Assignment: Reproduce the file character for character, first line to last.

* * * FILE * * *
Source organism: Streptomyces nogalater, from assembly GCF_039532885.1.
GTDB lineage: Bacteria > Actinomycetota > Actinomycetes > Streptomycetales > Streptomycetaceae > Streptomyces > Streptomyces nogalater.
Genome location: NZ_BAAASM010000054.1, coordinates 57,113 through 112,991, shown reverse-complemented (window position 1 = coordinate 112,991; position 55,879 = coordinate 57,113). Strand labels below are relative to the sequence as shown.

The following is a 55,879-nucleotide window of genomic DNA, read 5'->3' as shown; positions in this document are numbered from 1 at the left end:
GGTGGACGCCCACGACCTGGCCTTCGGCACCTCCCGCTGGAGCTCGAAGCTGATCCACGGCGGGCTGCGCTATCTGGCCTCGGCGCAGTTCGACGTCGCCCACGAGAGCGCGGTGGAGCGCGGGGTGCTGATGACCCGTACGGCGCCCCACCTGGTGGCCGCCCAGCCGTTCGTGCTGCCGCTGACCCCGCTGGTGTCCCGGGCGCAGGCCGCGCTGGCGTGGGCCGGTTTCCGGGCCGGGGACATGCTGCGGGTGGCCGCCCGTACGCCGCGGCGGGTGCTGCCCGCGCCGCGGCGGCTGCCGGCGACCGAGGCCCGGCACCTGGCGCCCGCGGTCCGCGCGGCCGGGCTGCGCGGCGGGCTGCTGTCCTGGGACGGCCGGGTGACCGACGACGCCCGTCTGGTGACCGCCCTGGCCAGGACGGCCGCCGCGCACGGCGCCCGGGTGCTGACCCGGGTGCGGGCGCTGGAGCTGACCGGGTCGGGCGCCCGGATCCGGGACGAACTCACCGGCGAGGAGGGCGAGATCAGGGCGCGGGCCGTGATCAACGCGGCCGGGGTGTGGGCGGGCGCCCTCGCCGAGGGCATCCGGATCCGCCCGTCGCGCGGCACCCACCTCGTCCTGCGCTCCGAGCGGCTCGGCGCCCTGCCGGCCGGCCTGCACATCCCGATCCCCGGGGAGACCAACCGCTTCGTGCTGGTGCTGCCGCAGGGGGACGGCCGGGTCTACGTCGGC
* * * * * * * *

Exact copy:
Source organism: Streptomyces nogalater, from assembly GCF_039532885.1.
GTDB lineage: Bacteria > Actinomycetota > Actinomycetes > Streptomycetales > Streptomycetaceae > Streptomyces > Streptomyces nogalater.
Genome location: NZ_BAAASM010000054.1, coordinates 57,113 through 112,991, shown reverse-complemented (window position 1 = coordinate 112,991; position 55,879 = coordinate 57,113). Strand labels below are relative to the sequence as shown.

The following is a 55,879-nucleotide window of genomic DNA, read 5'->3' as shown; positions in this document are numbered from 1 at the left end:
GGTGGACGCCCACGACCTGGCCTTCGGCACCTCCCGCTGGAGCTCGAAGCTGATCCACGGCGGGCTGCGCTATCTGGCCTCGGCGCAGTTCGACGTCGCCCACGAGAGCGCGGTGGAGCGCGGGGTGCTGATGACCCGTACGGCGCCCCACCTGGTGGCCGCCCAGCCGTTCGTGCTGCCGCTGACCCCGCTGGTGTCCCGGGCGCAGGCCGCGCTGGCGTGGGCCGGTTTCCGGGCCGGGGACATGCTGCGGGTGGCCGCCCGTACGCCGCGGCGGGTGCTGCCCGCGCCGCGGCGGCTGCCGGCGACCGAGGCCCGGCACCTGGCGCCCGCGGTCCGCGCGGCCGGGCTGCGCGGCGGGCTGCTGTCCTGGGACGGCCGGGTGACCGACGACGCCCGTCTGGTGACCGCCCTGGCCAGGACGGCCGCCGCGCACGGCGCCCGGGTGCTGACCCGGGTGCGGGCGCTGGAGCTGACCGGGTCGGGCGCCCGGATCCGGGACGAACTCACCGGCGAGGAGGGCGAGATCAGGGCGCGGGCCGTGATCAACGCGGCCGGGGTGTGGGCGGGCGCCCTCGCCGAGGGCATCCGGATCCGCCCGTCGCGCGGCACCCACCTCGTCCTGCGCTCCGAGCGGCTCGGCGCCCTGCCGGCCGGCCTGCACATCCCGATCCCCGGGGAGACCAACCGCTTCGTGCTGGTGCTGCCGCAGGGGGACGGCCGGGTCTACGTCGGC